Your 60-Second Pitch: Engagement Essentials Week Four

Your 60-Second Pitch - Engagement Essentials Week Four | Kathy Ennis | LittlePiggy

While my last blog focused on perfecting your public speaking content and technique (if you missed it, catch up here), the final Engagement Essential in this blog series is all about creating a memorable 60-second pitch.

This is sometimes referred to as an ‘Elevator Pitch’; a short, interest-sparking introduction that clearly encapsulates who you are, and what you offer.  Ideally, it’s a pitch you could deliver to someone during a brief elevator (lift) ride, hence the name!

Personally, I like to refer to the 60-second pitch as a ‘Technicolour Introduction’, because when you get it right, it’s an introduction that adds vibrant colour and clarity to you and your business. 

So, how do you get it right? 

As you begin crafting your pitch, keep in mind that your Technicolour Introduction should be simple, pithy, succinct, outcome-driven…and it should encourage plenty of positive questions.

If you’re thinking that’s a lot to cram into just 60-seconds, don’t worry!  The tips I’m about to share with you now will help you create a short pitch that adds plenty of colour.

The Benefits of a Strong 60-Second Pitch

Crafting your own Technicolour Introduction ensures you’ll have something to introduce yourself with at networking meetings, not to mention an instant and interesting answer to that dreaded question:

“So, what do you do?”

You can also use your pitch as a handy introduction when you record a video or a podcast, or when you speak at an event.

Another key benefit is that the process of creating a short pitch means you’ll have to think carefully about some key aspects of business communication. It can help to think about your pitch as the heart of all your brand messaging and communications.

If you use Twitter, you’ll already be familiar with the need to distil key information into a restricted number of characters.  When creating your Technicolour Introduction, your restriction is time.

You haven’t got time to generalise or ramble on, so you’ll have to be specific.  Whom do you most want to attract, what do they need to know, and why should they speak to you?

Here are my tips on what to include:

1. Make People Care

Think about what you currently tell people when they ask what you do.  If you respond immediately with something like, “I’m an accountant”, are you really saying anything interesting and unique about yourself? 

Being an accountant isn’t who you are, it’s just what you (and many other people) do for a living.

So before you start describing your business, concentrate on how you solve your customers’ problems.  How do people benefit from what you sell, or the service you provide?

Even the nicest, friendliest, most selfless people are tuned into Radio WIIFM (What’s In It For Me)!  If you can show that you recognise their problems, and that you can help solve them, you will pique their interest.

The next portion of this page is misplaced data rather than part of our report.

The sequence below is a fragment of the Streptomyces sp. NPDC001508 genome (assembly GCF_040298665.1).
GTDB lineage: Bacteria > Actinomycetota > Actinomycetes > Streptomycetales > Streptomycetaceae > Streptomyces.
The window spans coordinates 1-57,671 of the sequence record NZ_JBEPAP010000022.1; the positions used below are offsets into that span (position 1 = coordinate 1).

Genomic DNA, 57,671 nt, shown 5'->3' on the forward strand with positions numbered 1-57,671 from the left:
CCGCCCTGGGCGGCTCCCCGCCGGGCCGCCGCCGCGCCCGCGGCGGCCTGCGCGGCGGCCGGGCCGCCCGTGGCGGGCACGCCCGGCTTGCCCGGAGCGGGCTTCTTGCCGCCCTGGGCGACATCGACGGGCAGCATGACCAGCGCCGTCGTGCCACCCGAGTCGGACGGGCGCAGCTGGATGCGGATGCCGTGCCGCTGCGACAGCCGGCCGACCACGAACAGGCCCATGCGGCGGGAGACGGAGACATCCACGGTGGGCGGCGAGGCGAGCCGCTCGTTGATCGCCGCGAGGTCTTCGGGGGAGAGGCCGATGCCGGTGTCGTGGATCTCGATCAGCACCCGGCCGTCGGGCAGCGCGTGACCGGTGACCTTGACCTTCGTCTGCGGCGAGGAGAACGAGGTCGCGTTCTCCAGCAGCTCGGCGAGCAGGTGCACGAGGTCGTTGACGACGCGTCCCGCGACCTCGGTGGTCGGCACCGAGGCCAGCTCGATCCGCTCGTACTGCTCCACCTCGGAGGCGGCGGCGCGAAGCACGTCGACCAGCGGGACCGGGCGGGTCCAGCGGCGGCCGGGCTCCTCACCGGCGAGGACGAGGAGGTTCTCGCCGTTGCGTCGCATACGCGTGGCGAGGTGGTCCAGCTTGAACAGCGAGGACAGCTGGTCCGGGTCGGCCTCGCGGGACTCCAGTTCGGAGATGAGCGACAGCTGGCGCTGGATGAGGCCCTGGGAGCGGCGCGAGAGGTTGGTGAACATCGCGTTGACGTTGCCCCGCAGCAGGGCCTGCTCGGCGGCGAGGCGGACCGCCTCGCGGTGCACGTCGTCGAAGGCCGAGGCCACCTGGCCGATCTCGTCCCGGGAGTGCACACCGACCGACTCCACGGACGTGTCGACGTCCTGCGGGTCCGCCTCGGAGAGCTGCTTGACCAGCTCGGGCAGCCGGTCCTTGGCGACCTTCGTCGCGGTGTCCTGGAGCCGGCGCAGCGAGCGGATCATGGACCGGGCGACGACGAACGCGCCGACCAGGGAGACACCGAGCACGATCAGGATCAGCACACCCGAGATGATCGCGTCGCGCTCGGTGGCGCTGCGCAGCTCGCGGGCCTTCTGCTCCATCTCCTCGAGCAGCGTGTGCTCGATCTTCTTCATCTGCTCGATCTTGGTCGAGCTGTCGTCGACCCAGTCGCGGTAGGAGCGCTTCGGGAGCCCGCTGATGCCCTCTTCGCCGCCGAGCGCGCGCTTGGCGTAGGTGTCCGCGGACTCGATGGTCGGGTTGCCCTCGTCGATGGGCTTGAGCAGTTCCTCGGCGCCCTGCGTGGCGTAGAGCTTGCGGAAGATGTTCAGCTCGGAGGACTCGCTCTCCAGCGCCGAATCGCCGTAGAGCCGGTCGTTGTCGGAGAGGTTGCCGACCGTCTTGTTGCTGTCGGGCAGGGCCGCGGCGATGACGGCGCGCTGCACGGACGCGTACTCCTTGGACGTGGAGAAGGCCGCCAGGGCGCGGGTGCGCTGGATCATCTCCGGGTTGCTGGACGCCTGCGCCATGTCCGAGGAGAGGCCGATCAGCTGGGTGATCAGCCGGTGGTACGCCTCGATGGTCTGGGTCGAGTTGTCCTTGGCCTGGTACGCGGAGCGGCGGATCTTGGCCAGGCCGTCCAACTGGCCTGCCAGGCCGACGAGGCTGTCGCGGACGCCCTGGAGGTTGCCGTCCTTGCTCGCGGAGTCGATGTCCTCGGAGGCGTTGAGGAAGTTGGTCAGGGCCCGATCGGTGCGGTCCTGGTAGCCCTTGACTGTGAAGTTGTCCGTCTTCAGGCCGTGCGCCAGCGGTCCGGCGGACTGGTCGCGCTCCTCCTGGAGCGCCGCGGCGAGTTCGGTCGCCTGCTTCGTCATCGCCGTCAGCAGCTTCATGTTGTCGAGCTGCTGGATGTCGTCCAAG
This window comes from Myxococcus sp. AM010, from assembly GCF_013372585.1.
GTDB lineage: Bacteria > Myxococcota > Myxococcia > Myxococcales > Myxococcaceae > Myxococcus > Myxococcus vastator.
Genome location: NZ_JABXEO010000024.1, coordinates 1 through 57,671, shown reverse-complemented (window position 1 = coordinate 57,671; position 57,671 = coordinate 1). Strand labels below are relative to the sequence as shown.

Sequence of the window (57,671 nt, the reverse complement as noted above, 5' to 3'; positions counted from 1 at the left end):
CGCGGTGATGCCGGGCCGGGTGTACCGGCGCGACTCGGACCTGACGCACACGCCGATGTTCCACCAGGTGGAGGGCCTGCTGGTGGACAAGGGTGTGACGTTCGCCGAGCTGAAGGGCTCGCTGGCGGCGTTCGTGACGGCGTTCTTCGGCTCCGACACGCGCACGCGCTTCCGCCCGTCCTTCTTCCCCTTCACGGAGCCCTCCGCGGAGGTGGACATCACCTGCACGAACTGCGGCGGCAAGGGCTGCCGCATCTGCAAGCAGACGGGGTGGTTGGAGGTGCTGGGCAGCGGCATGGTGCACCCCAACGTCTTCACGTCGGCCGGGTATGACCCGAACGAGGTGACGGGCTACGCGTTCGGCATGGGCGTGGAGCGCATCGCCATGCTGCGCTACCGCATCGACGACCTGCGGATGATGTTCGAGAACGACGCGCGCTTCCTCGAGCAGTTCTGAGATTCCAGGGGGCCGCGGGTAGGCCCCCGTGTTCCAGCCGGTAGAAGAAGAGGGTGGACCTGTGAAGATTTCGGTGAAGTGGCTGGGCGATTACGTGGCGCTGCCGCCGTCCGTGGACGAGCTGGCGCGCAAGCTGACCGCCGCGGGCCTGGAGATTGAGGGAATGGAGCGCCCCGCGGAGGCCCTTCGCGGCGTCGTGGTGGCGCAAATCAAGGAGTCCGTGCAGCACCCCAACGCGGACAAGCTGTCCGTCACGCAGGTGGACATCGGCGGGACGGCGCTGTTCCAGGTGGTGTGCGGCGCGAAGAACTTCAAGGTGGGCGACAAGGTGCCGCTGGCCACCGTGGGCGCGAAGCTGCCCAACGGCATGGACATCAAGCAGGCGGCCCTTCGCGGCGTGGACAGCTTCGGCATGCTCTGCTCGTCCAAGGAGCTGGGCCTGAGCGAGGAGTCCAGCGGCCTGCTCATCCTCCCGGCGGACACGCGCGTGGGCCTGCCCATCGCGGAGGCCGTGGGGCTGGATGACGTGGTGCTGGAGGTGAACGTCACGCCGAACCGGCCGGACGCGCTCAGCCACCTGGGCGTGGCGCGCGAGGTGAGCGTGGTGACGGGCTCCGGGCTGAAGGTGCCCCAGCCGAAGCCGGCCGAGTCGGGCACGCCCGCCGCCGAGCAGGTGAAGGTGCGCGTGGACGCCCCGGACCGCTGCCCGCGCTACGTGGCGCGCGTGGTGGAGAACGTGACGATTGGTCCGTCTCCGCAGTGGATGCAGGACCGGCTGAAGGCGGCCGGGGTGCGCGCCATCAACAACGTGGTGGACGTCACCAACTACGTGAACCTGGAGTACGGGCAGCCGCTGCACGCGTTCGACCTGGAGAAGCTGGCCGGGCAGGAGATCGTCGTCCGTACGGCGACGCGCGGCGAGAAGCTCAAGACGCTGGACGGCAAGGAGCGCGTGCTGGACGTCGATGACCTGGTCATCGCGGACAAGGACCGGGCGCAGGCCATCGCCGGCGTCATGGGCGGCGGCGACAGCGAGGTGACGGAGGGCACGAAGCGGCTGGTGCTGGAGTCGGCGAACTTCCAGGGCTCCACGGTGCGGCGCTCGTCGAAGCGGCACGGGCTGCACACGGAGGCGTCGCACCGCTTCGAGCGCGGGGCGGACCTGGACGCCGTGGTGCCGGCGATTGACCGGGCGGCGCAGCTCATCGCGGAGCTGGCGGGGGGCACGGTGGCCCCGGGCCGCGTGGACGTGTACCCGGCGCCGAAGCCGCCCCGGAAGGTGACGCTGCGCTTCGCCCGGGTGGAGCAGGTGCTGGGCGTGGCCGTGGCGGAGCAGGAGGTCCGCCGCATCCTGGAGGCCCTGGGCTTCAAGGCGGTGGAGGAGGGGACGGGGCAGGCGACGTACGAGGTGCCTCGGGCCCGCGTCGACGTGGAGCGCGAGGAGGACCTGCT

2. Don’t Cram Everything In

If you’ve ever got stuck with someone who rambles on about their business without stopping for breath – while you secretly plan your escape – you’ll understand the importance of less is more.

It’s fine if people want to ask questions after they’ve heard your pitch.  In fact, that’s partly the point!

3. What’s Your CTA (Call to Action)?

Your pitch should end with a specific Call to Action, based on what you’d like people to do. 

Should they follow you on Facebook, sign up for more information, or come along to an event you’re speaking at?  You could also use your Call to Action to suggest meeting for coffee later on. 

Your pitch may (and should) change slightly, depending on whom you’re speaking to.  However you decide to structure it, remember that your goal is to build relationships, getting to know people so you can understand more about how you can help them.

4. Give Yourself Time – and Ask for Help if You Need It

You may have already noticed that it can take much more time to write a short piece than a long one!   This is because the fewer words you use, the more each one counts.

In other words: don’t worry if crafting your Technicolour Introduction takes you a bit longer than you thought it would. 

Also, other perspectives can sometimes be very helpful, so don’t be afraid to ask someone else for their input if you need it.

When I was crafting my own Technicolour Introduction, I enlisted the help of my good friend and collaborator, the wonderful Jo Soley.  I realised I needed to look outside of myself to create something that could really get to the heart of me and my business, and I wanted to get it right. 

Jo helped me to brainstorm my ideas until I achieved a pitch I can be proud of.

Want to know what I came up with? Here you go …

“I help action-taking, micro business owners who are not making the profit they deserve or dream of. With simple, sensible, achievable business plans and engagement marketing strategies we transform their brilliant ideas into a successful business; turning their passion into profit.”

Have you got any questions about creating your own Technicolour Introduction?  Please post them below, and let’s start a conversation!

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